Gonzalo Rodríguez y Fatima Z. Bensar. Saudi-Spanish Centre for Islamic Economics and Finance. IE Business Scshool
28 February 2017
Morocco has just authorized the creation of Islamic banks, taking a first step toward converting the country into an Islamic finance hub in Northern Africa.
It is well known that the sun sets in the west, but less known that the Arabic for Morocco is Maghreb, which means the land of the setting sun, because it is the Arab country situated furthest west.
This fact may explain why Morocco has been the last Arabic-Muslim country to authorize the creation of Islamic banks. Now, the kingdom has opened its doors to an industry which has grown at a rate of 18% over the last five years to achieve a worldwide market value of 2 trillion dollars, making up 1% of global financial assets and looking set to reach 3.5 trillion in 2021, according to the latest Reuters ICD-Thomson Reuters report.
After a long period of negotiations, Morocco’s central bank approved the creation of 5 Islamic Banks and permitted 3 affiliated French banks (Société générale, BNP Paribas and Crédit agricole) to offer Islamic finance products.
The five authorized Banks, which are made up of alliances between Moroccan banks and banks from the Persian Gulf, are:
1. Credit Immobilier et Hotelier (CIH), associated with Qatar International Islamic Bank.
2. Banque Marocaine du Commerce Extérieur (BMCE), together with the Al Baraka Banking Group of Bahrein.
3. Banque Centrale Populaire (BCP) in collaboration with Saudi Arabia’s Guidance Financial Group.
4. Crédit agricole du Maroc (CAM), in collaboration with Islamic Corporation for the Development of the Private Sector (ICD), a subsidiary of the Islamic Development Bank based in Jeddah, Saudi Arabia.
5. Attijariwafa Bank, currently acting alone, although it has already begun conversations with possible partners.
In the Islamic finance sector there is constant debate about the use of the term “Islamic” to refer to financial products that respect the law of Islam. In the case of Morocco, the country has opted to call Islamic banks “participative banks”, probably to keep the term “Islamic” free from association with internal Islamic movements.
In any case, the designation as a participative bank is coherent with the principals of Islamic law, the interpretation of which means that banks should participate in terms of both risks and profits of the projects and operations that they finance, and which strictly forbids the bank from obtaining revenue by charging interest. This project funding mechanism is very much in line with traditional project finance.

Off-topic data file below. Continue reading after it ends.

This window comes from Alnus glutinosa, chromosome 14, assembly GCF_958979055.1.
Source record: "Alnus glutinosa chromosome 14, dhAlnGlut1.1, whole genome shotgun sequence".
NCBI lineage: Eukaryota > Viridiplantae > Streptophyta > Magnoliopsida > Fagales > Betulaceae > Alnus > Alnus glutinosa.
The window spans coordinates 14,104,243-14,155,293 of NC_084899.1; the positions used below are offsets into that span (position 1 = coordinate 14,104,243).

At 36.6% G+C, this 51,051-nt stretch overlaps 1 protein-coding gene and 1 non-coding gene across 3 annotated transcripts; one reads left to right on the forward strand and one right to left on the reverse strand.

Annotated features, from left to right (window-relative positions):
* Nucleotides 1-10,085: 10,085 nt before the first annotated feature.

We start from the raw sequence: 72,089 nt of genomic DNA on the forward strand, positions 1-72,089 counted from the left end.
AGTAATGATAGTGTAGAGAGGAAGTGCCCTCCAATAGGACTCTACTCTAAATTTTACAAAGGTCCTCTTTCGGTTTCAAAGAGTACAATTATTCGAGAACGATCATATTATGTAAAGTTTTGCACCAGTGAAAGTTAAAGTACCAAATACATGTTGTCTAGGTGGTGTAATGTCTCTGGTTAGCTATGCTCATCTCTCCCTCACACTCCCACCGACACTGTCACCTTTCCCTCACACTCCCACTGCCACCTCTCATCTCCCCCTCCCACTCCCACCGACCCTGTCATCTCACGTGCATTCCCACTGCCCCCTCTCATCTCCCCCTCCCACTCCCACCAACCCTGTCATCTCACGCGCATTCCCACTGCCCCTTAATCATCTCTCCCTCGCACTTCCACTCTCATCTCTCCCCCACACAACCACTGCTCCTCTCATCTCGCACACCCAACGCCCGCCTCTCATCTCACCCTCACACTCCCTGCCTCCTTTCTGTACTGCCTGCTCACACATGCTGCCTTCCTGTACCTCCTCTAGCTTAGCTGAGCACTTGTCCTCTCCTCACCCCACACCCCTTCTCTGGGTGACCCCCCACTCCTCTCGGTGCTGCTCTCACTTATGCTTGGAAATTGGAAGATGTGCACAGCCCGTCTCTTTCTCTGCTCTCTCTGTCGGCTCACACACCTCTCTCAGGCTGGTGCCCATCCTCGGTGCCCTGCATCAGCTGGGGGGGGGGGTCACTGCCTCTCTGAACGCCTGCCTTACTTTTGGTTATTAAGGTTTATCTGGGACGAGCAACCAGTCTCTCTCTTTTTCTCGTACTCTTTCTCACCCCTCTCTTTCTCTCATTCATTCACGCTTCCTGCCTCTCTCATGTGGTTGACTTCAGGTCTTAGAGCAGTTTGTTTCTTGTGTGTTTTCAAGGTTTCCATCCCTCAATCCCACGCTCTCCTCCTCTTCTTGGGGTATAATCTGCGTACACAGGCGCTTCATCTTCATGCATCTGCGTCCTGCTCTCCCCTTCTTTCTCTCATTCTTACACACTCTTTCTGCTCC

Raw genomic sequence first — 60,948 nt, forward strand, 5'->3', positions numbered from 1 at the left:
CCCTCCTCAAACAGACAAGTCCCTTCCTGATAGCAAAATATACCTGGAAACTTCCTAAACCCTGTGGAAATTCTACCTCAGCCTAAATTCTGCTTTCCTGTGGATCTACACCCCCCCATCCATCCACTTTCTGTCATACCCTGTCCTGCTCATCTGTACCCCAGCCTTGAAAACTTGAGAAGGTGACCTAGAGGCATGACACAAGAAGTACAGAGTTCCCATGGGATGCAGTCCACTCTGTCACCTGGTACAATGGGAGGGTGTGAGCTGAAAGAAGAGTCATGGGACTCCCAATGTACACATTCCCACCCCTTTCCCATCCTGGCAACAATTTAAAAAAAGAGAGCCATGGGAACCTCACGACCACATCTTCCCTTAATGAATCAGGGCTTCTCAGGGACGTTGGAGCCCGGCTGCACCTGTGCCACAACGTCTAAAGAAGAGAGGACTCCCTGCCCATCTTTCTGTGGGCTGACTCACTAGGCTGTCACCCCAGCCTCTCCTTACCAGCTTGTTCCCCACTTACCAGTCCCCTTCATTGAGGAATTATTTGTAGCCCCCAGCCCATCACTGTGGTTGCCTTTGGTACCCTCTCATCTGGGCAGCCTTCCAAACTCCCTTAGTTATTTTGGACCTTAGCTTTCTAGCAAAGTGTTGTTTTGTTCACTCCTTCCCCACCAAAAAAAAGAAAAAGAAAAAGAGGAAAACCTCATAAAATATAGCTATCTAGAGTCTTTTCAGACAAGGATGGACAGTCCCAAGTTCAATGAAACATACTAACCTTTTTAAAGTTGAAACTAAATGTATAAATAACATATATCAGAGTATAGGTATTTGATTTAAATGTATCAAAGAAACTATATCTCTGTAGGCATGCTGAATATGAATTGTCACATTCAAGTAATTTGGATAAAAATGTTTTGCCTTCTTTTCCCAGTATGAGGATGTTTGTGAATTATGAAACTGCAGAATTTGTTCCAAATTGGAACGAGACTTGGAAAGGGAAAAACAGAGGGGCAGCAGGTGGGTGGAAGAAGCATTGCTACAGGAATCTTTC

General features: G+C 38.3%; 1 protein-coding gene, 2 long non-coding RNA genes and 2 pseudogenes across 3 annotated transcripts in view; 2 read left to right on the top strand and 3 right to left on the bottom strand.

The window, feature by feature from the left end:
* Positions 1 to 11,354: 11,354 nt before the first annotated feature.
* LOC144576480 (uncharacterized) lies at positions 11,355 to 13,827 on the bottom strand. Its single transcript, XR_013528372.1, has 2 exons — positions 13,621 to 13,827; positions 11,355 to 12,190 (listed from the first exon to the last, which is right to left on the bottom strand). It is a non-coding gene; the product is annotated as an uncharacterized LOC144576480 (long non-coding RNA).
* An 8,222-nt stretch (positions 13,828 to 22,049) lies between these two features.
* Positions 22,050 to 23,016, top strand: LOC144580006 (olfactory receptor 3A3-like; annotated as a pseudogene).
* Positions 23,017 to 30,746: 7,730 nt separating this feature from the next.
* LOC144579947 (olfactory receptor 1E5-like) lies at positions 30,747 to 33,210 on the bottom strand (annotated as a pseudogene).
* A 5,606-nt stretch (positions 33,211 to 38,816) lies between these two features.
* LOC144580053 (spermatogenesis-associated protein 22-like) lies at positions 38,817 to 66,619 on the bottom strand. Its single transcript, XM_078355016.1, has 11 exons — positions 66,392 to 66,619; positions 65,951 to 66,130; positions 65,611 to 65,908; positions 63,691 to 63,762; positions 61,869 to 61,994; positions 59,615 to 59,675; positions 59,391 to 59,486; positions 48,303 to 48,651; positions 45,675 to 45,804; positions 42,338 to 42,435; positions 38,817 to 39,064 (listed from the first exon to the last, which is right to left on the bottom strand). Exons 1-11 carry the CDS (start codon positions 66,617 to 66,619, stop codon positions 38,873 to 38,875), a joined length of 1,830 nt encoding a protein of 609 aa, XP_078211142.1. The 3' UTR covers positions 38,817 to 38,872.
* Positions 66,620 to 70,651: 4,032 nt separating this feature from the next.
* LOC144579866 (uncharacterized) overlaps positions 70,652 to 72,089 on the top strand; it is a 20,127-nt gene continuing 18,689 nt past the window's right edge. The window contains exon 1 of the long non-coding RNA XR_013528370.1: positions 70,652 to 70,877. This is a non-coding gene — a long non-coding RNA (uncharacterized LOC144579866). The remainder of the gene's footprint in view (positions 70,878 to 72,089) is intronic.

You might think that a country like Morocco, where the majority of the population are Muslims, would not encounter many difficulties once it has decided to open its doors to the Islamic banking industry. On the contrary, the process of introducing Islamic banking has been long and complex given the legal and tax reforms required in order to adapt to Islamic finance products.
The first signs of progress came with the approval in 2014 of the law proposing the introduction of participative banks in Morocco, along with other Islamic finance products, specifically takaful and sukuk, which are sharia compliant insurances and bonds, respectively.
The second breakthrough came in 2015, when a supervisory body for the new participative finance sector was created. The members of this body were mostly experts in Islamic law, known in the industry as sharia scholars, and professionals from the finance industry.
Following the final authorization in 2017, and in accordance with the IRTI-Reuters Morocco Islamic Finance Country Report, it is estimated that the participative banking sector could make up between 3 and 5% of Morocco’s financial system by 2018, and attract mayor investments form the Gulf region and South East Asia totaling at least 7 billion.
Following this major step in the Islamic banking segment, Morocco is now planning entry into the Islamic debt market in the first semester of 2017 by issuing sukuk, namely Islamic bonds.
In short, Morocco is on track to, in the medium term, become the Islamic finance hub in North Africa.
In our opinion, this move is certainly an interesting experiment that is worth following closely. It can have potential beneficial effects for Spain, mainly where investments are concerned. It will also be necessary to gauge whether Islamic banks are capable of understanding and meeting the needs of the people of Morocco, which, although it appears to be interested, is a country where only 65% of the population use banks.